Thompson, he said, is "an empty vessel to most people, so they fill him up with whatever they desire in a candidate ... ; (now) all his foibles and his record will be there and people will start falling away from him."
As for the evangelical Christians who want a conservative candidate but aren't comfortable with Romney's membership in the LDS Church, they may turn to Thompson initially, Jowers said, but they will turn away once they review his record."Early, I think it has an impact, because I think people will be happy because they have an alternative who is not a Mormon. But ultimately, they have to compare the individuals, and I think at that stage (Romney) will be fine."
Late in the game
The timing is also important. Thompson's formal announcement may come later this summer, but the Democratic and Republican presidential candidates have been raising money and meeting with voters in the early primary states particularly Iowa, New Hampshire and South Carolina practically since the 2004 campaign ended.
"I think it is too late for someone to mount a credible campaign," Jowers said, noting Romney, Giuliani and McCain already have considerable campaign resources available, something that Thompson will only begin building. "He has a Herculean task ahead of him."
Money may determine how long Thompson lasts.
Kelly Patterson, director of Brigham Young University's Center for the Study of Elections and Democracy, said that while Thompson will benefit from what Patterson characterized as his "freshness as a candidate," the other major contenders have already raised record amounts of money in record time, thanks to the unique nature of the 2008 campaign cycle.
With the presidency up for grabs, "the intense nature of this cycle early on has forced the hand of fund-raisers, party activists and political consultants" to choose a candidate. Romney, for example, bested his Republican competitors by raising more than $21 million in the first three months of the year."In some ways, it's an arms race," Patterson said. "Because the fields are so crowded, the candidates believe they have to differentiate themselves. ... The way they do that is by committing major talent, raising large sums of money and doing well" in events such as today's debate.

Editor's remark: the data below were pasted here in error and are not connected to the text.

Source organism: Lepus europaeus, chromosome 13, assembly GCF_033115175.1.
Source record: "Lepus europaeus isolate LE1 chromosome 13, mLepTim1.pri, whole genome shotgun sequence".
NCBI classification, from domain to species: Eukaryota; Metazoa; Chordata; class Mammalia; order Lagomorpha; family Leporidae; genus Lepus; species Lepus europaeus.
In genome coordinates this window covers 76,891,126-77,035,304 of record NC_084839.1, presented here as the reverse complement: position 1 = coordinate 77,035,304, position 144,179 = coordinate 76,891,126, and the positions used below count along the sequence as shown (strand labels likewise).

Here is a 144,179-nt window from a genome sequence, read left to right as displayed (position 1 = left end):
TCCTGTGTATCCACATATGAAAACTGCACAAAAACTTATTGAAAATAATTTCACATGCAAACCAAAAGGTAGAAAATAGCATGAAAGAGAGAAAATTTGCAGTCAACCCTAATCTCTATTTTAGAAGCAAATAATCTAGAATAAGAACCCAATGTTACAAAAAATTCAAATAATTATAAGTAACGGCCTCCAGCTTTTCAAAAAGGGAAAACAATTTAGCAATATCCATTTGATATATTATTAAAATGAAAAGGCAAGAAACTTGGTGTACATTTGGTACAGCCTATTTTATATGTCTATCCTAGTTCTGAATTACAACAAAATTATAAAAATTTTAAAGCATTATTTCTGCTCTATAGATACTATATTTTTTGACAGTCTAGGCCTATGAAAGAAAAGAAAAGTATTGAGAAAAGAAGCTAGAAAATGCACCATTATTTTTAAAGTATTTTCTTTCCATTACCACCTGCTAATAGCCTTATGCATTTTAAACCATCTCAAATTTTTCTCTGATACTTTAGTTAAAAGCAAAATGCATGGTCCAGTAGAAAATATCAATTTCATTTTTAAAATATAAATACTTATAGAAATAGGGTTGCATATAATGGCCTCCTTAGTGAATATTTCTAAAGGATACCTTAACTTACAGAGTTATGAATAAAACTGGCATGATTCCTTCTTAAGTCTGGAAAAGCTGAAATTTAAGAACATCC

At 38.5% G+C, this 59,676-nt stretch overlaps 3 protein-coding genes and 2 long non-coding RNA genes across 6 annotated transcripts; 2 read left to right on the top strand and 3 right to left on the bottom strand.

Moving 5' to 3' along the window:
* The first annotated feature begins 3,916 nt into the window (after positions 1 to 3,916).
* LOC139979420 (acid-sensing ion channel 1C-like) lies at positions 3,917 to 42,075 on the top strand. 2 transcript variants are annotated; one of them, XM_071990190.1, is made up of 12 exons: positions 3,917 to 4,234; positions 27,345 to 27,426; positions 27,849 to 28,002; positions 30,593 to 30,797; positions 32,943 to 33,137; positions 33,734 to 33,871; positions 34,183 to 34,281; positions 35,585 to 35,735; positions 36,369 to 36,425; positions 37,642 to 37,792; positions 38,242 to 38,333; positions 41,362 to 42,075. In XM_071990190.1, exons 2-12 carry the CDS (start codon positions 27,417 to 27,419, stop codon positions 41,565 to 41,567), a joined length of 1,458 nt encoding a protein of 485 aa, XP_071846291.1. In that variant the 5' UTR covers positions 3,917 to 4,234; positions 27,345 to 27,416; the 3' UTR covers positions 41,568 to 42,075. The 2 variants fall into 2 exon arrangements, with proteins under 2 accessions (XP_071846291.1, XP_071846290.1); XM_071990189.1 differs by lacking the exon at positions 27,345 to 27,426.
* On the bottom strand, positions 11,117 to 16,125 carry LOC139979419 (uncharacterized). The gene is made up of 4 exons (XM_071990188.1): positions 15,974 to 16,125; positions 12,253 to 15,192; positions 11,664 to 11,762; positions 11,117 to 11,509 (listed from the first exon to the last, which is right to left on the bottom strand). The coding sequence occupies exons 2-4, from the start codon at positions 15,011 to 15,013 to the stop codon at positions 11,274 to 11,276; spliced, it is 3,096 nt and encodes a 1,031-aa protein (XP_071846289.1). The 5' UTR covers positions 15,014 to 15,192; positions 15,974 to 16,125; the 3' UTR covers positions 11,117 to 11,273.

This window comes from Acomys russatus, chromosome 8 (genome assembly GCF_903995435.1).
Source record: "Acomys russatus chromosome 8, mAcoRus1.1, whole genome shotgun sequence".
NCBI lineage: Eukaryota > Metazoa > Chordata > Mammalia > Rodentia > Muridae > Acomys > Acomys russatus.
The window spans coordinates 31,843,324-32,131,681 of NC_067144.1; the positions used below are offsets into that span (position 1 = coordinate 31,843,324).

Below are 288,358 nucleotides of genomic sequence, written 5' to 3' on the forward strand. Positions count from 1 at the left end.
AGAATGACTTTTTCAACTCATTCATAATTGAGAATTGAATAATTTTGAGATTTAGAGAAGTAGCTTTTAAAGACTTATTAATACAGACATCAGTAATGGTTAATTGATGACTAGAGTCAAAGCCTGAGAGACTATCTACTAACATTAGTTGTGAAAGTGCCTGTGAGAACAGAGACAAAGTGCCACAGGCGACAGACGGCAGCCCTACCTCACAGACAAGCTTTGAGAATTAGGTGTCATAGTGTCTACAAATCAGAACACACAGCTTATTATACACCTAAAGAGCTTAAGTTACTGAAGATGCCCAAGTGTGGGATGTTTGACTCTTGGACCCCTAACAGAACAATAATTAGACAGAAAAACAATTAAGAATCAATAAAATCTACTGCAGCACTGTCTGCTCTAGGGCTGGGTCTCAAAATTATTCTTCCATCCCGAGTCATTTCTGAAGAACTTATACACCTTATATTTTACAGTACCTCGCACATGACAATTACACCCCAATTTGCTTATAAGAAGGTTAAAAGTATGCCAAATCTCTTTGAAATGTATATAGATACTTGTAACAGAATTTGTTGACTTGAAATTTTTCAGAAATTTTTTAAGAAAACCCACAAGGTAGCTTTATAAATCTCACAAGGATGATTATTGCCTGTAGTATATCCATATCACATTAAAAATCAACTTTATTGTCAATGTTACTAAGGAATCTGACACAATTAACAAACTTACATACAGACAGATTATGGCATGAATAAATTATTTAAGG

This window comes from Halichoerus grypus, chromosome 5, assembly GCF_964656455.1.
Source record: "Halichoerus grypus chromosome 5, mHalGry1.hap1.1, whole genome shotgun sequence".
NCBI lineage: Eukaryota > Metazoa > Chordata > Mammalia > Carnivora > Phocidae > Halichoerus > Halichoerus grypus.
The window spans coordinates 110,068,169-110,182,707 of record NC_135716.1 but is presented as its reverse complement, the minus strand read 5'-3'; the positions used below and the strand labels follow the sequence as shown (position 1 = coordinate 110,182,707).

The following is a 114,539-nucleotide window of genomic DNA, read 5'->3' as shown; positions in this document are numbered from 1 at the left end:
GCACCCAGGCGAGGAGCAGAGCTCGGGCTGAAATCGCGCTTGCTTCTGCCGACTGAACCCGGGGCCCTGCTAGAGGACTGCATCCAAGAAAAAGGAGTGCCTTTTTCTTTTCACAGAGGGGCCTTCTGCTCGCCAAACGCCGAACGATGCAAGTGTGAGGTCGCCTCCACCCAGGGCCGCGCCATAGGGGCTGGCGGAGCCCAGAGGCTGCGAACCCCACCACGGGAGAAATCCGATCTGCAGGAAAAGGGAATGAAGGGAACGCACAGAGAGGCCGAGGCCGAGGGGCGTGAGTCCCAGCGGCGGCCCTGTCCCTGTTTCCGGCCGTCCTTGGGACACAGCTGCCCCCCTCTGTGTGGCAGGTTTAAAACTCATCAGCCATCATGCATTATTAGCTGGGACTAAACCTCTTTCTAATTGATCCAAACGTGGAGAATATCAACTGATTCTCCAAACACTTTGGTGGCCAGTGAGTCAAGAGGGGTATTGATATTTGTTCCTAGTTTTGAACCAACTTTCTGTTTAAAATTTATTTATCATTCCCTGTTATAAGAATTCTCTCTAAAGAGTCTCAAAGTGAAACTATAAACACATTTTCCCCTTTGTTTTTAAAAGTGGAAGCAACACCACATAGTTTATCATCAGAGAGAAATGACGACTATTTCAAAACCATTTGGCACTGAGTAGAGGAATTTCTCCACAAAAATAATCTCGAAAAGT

Thompson's looming announcement puts extra emphasis on tonight's debate, said Matt Eventoff, a political communication and public speaking expert.
"If a top-tier candidate does stumble, it could lead to a media barrage that removes him from the first tier, as the press knows a third top-tier candidate is on the way," Eventoff said. "In the same vein, if a candidate puts in an outstanding performance, that candidate solidifies his place in the top tier. Thompson has a very distinct advantage as he does not have to participate in the debate and knows he will be a top-tier candidate upon declaring."
Patterson said there's no question that Thompson should be taken seriously, despite his late entry in the race.
"He has a high profile in the national media. He's an experienced candidate. He can raise funds initially," Patterson said. And with many Republicans clamoring for another choice, "he's the one who can capitalize on that. ... The question is, can he make the best of this opportunity?"
Romney spokesman Kevin Madden said Thompson is a formidable candidate, but as Romney meets with more and more voters the campaign feels "very good" that there is growing support among Republicans."We welcome anyone into the race," Madden said.
Thompson on 'Hannity'
MANCHESTER, N.H. Former Sen. Fred Thompson, who has all but declared his candidacy for president, may not be on the stage at tonight's Republican debate in New Hampshire, but he will have another platform all to himself on the Fox News Channel.
NYTimes.com reported Monday that Thompson is to appear live on "Hannity & Colmes" after the debate.This show may be an even better venue for Thompson. He will have the set to himself and will not have to compete with his 10 soon-to-be rivals for precious airtime during the two-hour talk-fest.